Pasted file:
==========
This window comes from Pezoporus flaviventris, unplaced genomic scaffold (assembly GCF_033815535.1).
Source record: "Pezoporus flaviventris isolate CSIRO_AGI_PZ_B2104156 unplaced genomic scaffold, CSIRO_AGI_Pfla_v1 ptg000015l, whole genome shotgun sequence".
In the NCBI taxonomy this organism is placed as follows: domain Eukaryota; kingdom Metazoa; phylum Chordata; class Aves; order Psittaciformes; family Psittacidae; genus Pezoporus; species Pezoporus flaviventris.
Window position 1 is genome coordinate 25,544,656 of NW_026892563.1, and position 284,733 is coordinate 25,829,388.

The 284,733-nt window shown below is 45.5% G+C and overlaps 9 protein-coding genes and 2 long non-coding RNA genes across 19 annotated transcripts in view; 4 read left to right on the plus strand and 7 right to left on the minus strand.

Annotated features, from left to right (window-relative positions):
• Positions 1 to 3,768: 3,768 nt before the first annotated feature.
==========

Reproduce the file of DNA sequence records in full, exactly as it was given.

This window comes from Pezoporus flaviventris, unplaced genomic scaffold (assembly GCF_033815535.1).
Source record: "Pezoporus flaviventris isolate CSIRO_AGI_PZ_B2104156 unplaced genomic scaffold, CSIRO_AGI_Pfla_v1 ptg000015l, whole genome shotgun sequence".
In the NCBI taxonomy this organism is placed as follows: domain Eukaryota; kingdom Metazoa; phylum Chordata; class Aves; order Psittaciformes; family Psittacidae; genus Pezoporus; species Pezoporus flaviventris.
Window position 1 is genome coordinate 25,544,656 of NW_026892563.1, and position 284,733 is coordinate 25,829,388.

The 284,733-nt window shown below is 45.5% G+C and overlaps 9 protein-coding genes and 2 long non-coding RNA genes across 19 annotated transcripts in view; 4 read left to right on the plus strand and 7 right to left on the minus strand.

Annotated features, from left to right (window-relative positions):
• Positions 1 to 3,768: 3,768 nt before the first annotated feature.